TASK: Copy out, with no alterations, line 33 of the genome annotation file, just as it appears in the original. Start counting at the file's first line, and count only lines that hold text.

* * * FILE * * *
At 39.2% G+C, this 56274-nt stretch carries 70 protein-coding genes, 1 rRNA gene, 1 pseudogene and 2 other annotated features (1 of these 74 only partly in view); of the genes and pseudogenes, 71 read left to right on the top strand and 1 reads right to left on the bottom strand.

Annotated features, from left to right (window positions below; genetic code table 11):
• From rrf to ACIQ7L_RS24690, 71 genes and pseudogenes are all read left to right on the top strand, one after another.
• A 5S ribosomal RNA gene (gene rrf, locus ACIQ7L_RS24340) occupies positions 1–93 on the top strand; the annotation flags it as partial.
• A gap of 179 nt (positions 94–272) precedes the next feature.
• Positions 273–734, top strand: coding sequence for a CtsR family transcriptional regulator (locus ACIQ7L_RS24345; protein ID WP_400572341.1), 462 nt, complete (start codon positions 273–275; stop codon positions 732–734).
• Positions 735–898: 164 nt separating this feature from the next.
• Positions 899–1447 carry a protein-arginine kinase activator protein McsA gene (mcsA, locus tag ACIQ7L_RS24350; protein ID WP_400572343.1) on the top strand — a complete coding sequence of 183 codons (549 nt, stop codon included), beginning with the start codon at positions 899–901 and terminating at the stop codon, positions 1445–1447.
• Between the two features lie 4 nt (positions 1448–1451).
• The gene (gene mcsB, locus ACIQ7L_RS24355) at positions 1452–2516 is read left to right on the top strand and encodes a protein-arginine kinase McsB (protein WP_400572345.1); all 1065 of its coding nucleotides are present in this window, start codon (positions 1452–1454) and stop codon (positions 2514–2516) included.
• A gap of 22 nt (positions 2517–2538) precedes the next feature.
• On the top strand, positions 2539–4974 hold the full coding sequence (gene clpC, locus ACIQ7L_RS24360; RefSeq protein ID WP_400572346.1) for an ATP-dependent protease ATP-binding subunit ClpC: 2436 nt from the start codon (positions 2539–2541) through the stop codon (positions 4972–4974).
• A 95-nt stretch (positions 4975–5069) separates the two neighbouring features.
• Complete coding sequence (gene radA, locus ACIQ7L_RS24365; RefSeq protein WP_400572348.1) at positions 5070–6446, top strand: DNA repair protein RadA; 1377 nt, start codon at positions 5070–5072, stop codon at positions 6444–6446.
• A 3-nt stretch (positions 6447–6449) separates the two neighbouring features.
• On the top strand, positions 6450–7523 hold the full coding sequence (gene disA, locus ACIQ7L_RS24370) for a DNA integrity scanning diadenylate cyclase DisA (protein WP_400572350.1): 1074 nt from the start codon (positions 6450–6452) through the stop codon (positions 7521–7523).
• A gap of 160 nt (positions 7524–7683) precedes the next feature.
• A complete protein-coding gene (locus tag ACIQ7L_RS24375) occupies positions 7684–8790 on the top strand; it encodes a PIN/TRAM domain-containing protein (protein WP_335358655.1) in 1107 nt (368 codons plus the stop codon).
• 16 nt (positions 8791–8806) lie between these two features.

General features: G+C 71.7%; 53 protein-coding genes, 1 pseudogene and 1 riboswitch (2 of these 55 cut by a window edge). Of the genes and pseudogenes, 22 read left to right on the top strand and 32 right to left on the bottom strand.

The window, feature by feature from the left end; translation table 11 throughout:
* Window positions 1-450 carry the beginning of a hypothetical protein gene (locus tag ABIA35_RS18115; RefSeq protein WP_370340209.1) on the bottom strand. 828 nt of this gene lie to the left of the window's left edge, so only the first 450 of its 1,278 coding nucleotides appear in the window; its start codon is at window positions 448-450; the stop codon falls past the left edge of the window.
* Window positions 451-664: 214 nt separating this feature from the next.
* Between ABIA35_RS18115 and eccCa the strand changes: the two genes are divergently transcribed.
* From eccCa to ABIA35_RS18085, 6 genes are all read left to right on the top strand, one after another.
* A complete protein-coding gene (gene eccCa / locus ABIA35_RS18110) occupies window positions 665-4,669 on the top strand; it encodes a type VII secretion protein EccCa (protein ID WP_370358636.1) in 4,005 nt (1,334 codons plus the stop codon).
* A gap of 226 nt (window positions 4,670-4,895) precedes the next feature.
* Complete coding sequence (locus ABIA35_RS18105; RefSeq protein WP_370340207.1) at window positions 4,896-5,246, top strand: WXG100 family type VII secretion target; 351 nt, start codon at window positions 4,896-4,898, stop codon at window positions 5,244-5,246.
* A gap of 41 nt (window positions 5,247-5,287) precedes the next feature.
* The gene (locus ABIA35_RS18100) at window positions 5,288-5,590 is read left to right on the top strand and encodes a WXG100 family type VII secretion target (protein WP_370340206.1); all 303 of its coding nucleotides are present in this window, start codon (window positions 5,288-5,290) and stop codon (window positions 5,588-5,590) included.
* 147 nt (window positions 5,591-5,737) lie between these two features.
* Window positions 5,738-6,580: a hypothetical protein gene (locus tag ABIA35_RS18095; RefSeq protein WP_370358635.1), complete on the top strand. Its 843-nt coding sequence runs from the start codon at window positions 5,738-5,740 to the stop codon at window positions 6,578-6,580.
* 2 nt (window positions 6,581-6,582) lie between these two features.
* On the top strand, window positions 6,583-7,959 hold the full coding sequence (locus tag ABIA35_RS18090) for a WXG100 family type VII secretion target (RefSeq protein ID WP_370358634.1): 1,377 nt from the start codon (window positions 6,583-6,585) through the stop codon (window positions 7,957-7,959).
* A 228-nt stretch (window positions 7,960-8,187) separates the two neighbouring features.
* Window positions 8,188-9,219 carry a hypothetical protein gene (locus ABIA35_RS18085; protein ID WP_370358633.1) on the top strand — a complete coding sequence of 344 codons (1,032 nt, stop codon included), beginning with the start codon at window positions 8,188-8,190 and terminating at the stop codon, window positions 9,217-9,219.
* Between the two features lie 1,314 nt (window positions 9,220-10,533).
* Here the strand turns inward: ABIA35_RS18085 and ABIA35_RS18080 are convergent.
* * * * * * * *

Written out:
* 2 nt (window positions 6,581-6,582) lie between these two features.